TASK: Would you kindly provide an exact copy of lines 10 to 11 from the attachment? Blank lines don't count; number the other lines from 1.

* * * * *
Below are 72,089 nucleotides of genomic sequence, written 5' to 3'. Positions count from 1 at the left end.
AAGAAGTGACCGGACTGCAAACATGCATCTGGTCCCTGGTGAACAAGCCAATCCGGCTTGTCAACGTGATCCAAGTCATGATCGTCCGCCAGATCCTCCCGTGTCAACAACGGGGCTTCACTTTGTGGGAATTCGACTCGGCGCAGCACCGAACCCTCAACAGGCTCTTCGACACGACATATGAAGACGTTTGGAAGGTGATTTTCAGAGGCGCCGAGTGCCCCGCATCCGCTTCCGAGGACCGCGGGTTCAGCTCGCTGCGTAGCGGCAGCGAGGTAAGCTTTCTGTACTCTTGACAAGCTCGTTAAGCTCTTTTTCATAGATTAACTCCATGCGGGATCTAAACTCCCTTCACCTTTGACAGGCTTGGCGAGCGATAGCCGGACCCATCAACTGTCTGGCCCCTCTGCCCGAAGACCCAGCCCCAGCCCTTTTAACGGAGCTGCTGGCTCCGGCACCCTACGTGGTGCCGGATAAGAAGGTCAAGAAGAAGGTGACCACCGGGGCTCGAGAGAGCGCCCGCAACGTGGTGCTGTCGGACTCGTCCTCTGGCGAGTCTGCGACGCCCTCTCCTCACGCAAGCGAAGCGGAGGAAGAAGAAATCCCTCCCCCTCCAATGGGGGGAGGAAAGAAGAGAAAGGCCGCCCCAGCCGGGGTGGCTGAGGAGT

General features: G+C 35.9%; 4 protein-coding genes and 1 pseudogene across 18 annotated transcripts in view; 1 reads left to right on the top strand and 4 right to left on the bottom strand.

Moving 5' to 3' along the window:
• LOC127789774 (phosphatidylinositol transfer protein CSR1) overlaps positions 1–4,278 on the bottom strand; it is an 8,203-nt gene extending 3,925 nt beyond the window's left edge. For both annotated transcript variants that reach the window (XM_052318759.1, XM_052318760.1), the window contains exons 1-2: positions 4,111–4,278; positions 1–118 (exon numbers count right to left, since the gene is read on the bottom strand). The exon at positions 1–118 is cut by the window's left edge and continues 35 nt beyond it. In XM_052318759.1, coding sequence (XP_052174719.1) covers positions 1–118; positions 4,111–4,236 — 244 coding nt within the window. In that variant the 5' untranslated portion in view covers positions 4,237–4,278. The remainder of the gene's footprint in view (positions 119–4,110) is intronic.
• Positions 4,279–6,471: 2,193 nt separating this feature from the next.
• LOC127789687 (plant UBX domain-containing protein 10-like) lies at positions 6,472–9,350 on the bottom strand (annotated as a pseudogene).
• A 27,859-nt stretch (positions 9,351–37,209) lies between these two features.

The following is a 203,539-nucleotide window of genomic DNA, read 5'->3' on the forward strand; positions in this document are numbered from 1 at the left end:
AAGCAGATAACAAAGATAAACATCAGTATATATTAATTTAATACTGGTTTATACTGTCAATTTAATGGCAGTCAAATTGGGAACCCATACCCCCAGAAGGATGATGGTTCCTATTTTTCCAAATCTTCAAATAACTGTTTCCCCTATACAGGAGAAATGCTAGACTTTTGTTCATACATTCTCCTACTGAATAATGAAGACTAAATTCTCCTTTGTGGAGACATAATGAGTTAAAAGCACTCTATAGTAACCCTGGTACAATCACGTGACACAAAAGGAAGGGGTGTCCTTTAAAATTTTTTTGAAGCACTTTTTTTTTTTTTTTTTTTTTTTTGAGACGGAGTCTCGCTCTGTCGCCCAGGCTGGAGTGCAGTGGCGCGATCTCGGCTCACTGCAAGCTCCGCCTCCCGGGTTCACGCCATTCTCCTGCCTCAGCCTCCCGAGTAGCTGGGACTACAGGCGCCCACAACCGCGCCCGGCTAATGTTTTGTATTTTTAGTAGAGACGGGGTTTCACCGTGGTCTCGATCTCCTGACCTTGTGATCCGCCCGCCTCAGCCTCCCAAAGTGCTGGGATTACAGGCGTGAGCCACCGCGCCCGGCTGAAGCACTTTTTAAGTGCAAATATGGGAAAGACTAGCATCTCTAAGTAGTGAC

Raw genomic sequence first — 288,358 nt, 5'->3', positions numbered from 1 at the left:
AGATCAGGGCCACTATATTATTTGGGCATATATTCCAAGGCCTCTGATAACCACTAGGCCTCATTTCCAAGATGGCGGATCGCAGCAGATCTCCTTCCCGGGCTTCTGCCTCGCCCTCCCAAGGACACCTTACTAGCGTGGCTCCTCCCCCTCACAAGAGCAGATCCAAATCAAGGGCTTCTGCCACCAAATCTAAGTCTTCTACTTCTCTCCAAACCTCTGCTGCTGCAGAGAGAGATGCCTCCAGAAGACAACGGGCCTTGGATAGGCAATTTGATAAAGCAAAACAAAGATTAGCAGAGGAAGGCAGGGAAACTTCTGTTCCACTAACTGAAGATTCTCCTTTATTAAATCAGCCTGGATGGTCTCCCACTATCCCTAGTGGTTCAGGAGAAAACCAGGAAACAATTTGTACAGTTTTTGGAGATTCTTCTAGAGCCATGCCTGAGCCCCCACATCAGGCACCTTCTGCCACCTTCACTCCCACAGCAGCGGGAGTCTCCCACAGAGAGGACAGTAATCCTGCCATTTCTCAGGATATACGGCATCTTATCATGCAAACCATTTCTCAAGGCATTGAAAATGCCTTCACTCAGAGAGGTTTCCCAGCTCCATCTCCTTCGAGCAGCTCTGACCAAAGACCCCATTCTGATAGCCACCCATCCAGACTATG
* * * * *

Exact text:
AAGCAGATAACAAAGATAAACATCAGTATATATTAATTTAATACTGGTTTATACTGTCAATTTAATGGCAGTCAAATTGGGAACCCATACCCCCAGAAGGATGATGGTTCCTATTTTTCCAAATCTTCAAATAACTGTTTCCCCTATACAGGAGAAATGCTAGACTTTTGTTCATACATTCTCCTACTGAATAATGAAGACTAAATTCTCCTTTGTGGAGACATAATGAGTTAAAAGCACTCTATAGTAACCCTGGTACAATCACGTGACACAAAAGGAAGGGGTGTCCTTTAAAATTTTTTTGAAGCACTTTTTTTTTTTTTTTTTTTTTTTTGAGACGGAGTCTCGCTCTGTCGCCCAGGCTGGAGTGCAGTGGCGCGATCTCGGCTCACTGCAAGCTCCGCCTCCCGGGTTCACGCCATTCTCCTGCCTCAGCCTCCCGAGTAGCTGGGACTACAGGCGCCCACAACCGCGCCCGGCTAATGTTTTGTATTTTTAGTAGAGACGGGGTTTCACCGTGGTCTCGATCTCCTGACCTTGTGATCCGCCCGCCTCAGCCTCCCAAAGTGCTGGGATTACAGGCGTGAGCCACCGCGCCCGGCTGAAGCACTTTTTAAGTGCAAATATGGGAAAGACTAGCATCTCTAAGTAGTGAC

Raw genomic sequence first — 288,358 nt, 5'->3', positions numbered from 1 at the left: